Save our diversity.Ethnobotany and the uses of plants for medicines.
Wilderness areas around the world are under pressure from human development. While this is true nearly everywhere on Earth because we have so many more people than ever, it is an especially critical problem in the tropical forests of the world.
These forests in equatorial America, Africa, Asia and Australia, are the most biologically diverse regions of the world - home to over half of all the plants, animals and microrganisms on the planet. So, what's the big deal if we clear the forests and trash the place? There ought to be plenty to go around, right? Well, it seems that way, but tropical forests aren't that big. They only cover about 6% of the Earth's land mass and over half have already been cut down. And rain forests are fragile ecosystems. The topsoil is often very thin, and when the rainy season hits an area that has been clearcut, that soil washes away and there are very few nutrients left to help much of anything grow. But that's not even the big problem. The real mixup is that when these areas are cleared, which is every day, we are losing species of plants and animals and microrganisms that we don't even know exist.
There is really good news though. All that biodiversity isn't out there all by itself. Native people have lived in tropical forests for thousands of years, and in many places they still do. In order to survive they have had to derive ALL of their foods and medicines from the forest. We need what they know, and the forests need them to keep protecting the land from intruders; however, the time IS now or never because primative cultures are even more sensitive to change than wildlife.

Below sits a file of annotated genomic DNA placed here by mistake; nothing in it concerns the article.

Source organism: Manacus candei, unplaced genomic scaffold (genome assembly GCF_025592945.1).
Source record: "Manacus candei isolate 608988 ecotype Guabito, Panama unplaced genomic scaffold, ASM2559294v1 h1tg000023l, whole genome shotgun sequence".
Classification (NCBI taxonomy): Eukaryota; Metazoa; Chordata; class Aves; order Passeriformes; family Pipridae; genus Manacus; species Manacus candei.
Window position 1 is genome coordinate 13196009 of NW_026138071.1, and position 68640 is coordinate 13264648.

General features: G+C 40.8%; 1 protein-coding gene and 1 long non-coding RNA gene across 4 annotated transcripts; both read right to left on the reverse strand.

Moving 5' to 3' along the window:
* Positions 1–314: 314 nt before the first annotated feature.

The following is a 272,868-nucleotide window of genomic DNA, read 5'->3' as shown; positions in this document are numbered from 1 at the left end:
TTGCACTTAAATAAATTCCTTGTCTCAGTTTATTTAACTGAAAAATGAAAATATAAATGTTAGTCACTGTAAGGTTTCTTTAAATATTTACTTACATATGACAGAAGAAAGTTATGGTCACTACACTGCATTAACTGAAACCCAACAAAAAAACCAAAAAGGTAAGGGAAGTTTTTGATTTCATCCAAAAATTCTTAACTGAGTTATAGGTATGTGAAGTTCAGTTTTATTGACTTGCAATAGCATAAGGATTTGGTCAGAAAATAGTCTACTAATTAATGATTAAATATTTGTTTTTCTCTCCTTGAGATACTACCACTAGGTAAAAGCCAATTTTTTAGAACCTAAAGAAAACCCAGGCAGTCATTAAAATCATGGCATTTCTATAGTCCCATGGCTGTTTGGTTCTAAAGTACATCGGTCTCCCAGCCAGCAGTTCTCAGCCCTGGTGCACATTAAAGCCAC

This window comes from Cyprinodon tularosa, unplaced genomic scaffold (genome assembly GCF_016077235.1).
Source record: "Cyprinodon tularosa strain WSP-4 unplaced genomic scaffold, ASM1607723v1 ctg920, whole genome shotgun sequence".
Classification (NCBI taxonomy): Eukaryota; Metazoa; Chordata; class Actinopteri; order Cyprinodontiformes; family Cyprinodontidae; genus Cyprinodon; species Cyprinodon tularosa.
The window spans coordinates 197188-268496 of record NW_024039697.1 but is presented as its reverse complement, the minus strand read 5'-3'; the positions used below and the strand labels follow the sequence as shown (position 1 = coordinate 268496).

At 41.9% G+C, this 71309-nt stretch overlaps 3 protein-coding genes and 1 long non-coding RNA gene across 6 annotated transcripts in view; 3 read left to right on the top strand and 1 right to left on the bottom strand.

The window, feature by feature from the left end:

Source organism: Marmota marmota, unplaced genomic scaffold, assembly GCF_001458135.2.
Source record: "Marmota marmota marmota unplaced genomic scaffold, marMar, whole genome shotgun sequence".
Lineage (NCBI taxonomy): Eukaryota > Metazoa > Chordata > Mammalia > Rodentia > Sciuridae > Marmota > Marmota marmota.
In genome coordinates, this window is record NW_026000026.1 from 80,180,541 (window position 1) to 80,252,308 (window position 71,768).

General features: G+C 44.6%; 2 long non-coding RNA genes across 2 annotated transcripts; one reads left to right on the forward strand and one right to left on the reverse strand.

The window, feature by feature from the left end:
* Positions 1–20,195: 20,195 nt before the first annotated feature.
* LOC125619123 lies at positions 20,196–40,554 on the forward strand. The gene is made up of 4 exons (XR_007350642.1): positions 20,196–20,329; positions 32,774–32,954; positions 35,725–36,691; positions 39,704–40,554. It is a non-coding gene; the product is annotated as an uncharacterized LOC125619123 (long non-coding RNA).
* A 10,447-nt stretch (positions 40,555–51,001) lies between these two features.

Ethnobotany is the systematic study of how people of a particular region use local plants. Dr. Mark Plotkin is an ethnobotanist who studies the plants and people of South America. He is a brave and brilliant adventurer and scientist - an explorer for our times. He doesn't collect plants to preserve them in books or just to have them. He collects to know, to save and to connect the resources of a place to the people who know, value and have ownership in that place. He is racing against time.
Tropical rain forests are very difficult places for people to live. Along with the great diversity of plants and animals come myriad diseases and challenges of survival presented by such a hot and humid world. Over hundreds of generations the people living in the forests have solved many of these problems. As Dr. Plotkin says in his book, Tales of a Shaman's Apprentice, "when a Westerner looks at the jungle he sees green - herbs, vines, shrubs, trees (money). When an Indian looks at the jungle, he sees the basics of life - food, medicines and raw materials from which to build shelters, weave hammocks and carve hunting bows." Unfortunately, as we lose the forests themselves, we are also losing the knowledge of these people that live not only in, but in harmony with the forests.